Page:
Read more at https://www.shrm.org/hr-today/news/all-things-work/pages/blocking-burnout-in-your-organization.aspx

Letting Go of Burnout

Sometimes the feeling of burnout creeps in under the radar.  There’s the random thought that shows up in the middle of dinner, while driving home, or in the shower.  It’s something that “has” to be done, and it prevents you from attending to whatever is happening right now.  Left unattended, those thoughts can steal your ability to be present in the moment and burden you with the fear that you’ll forget.  However, there’s a quick way to put those thoughts at bay and return to enjoying the moment.

The Zeigarnik Effect

Quite simply, the things we don’t get done are remembered more strongly than the things we do.  This bias is called the Zeigarnik effect.  We’re wired to pay more attention to the incomplete thought or action than the complete one.  It’s no wonder then that people at the end of their life are more focused on the things they didn’t do (or complete) than the things they did.  This powerful effect operates on us even if we’re unaware of it.  It’s the driver behind these random thoughts and tasks that interrupt our consciousness while we’re doing other things.

There is, however, an out to the Zeigarnik effect – at least in the context of keeping these random thoughts from interrupting our flow.  It’s to capture the thought in a way we’re sure will result in eventually closing it.

Old School Reminders

We’ve all probably written notes to ourselves, and most of us have “to-do” lists scattered on our desks.  It’s the old-school way that we have to “ensure” that things get done.  At the same time, we’ve probably all experienced the note getting lost, buried in another file, or slowly slipping into oblivion.  The old-school approach to writing to-do lists and crossing items off as they get done is still an often-used and valid approach today.  However, we’ve got a set of options that are more useful than the old-school reminder.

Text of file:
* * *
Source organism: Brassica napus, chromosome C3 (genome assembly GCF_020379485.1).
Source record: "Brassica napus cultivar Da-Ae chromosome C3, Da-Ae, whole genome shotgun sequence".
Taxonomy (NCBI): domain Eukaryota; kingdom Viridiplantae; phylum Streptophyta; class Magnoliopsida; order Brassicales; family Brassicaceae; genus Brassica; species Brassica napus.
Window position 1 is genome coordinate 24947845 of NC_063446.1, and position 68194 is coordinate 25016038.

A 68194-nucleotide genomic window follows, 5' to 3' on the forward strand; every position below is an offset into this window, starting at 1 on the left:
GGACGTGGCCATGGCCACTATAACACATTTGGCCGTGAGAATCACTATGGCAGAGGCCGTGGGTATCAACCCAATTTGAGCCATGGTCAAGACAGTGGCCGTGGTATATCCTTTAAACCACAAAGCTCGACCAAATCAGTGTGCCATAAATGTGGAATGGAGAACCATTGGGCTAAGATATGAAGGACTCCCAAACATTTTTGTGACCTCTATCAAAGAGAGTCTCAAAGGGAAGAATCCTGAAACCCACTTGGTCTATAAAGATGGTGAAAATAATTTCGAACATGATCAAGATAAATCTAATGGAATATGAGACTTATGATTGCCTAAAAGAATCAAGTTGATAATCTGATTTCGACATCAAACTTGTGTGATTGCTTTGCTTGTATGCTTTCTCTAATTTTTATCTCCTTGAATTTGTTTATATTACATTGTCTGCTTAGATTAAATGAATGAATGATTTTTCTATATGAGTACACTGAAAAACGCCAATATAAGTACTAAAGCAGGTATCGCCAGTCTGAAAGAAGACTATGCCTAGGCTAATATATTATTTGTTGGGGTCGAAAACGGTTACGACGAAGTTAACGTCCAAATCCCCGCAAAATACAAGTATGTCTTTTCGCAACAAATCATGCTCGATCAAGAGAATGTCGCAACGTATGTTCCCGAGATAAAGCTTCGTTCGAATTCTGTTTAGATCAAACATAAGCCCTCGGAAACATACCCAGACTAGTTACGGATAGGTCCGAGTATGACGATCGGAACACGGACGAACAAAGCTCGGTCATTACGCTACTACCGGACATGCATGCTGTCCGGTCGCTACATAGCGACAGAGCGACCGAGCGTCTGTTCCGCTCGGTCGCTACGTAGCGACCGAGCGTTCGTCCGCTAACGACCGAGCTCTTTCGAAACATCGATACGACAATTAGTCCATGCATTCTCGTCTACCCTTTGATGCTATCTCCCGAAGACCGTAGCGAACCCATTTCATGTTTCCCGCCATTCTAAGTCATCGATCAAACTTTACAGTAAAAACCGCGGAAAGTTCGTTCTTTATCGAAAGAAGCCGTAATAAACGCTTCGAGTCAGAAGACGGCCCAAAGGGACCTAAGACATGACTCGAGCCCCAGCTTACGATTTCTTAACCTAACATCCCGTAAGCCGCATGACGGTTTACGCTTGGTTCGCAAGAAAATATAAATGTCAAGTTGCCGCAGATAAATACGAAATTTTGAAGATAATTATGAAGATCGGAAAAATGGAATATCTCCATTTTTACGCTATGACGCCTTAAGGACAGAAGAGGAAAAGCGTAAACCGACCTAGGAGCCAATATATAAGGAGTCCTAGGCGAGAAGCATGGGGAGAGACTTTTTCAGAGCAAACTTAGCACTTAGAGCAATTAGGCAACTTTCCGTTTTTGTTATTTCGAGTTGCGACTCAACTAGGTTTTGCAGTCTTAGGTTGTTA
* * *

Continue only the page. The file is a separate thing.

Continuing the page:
Today, nearly all of us travel with personal communications devices in the form of smartphones, which keep our calendars, allow us to access email, and connect us with our contacts.  A simple approach that builds on the old school to-do lists is to keep an electronic one where the paper can’t disappear.  Alternatively, if you don’t want another application, you can send yourself email messages with reminders for things to do.  Both approaches, while valid improvements over paper lists, don’t solve another important problem.

Remind Me When

To-do lists, whether electronic or paper, aren’t typically prioritized.  There are no due dates or ways to know which things need to be pulled off the list next – particularly when you’re distracted by life.  However, just like a calendar reminder can be an important tool for preventing us from missing a meeting, reminders can now be scheduled to remind us not just what we need to do but when.  The old-school method is to put these on your calendar and to leverage the calendar reminder functionality to alert us when we need to pay attention to something.

A better, more modern approach is to tell your favorite electronic personal assistant to set a reminder for you.  Siri, Alexa, and OK Google are all happy to set a reminder for you – for a specific time.  If you need to call a daughter-in-law to wish her good luck before an interview, you can get a reminder.  If you need to water the plants when you get home, you can get a reminder.

Trust and Letting Go

The good news is that once you learn to trust that you’ll get the reminders when you need them, you’ll be able to let go of these random thoughts, focus on being in the moment, and not feel like you’re dropping things.  If you’re meeting your own personal expectations that you’re doing a good job, you’ll avoid that nasty feeling of burnout.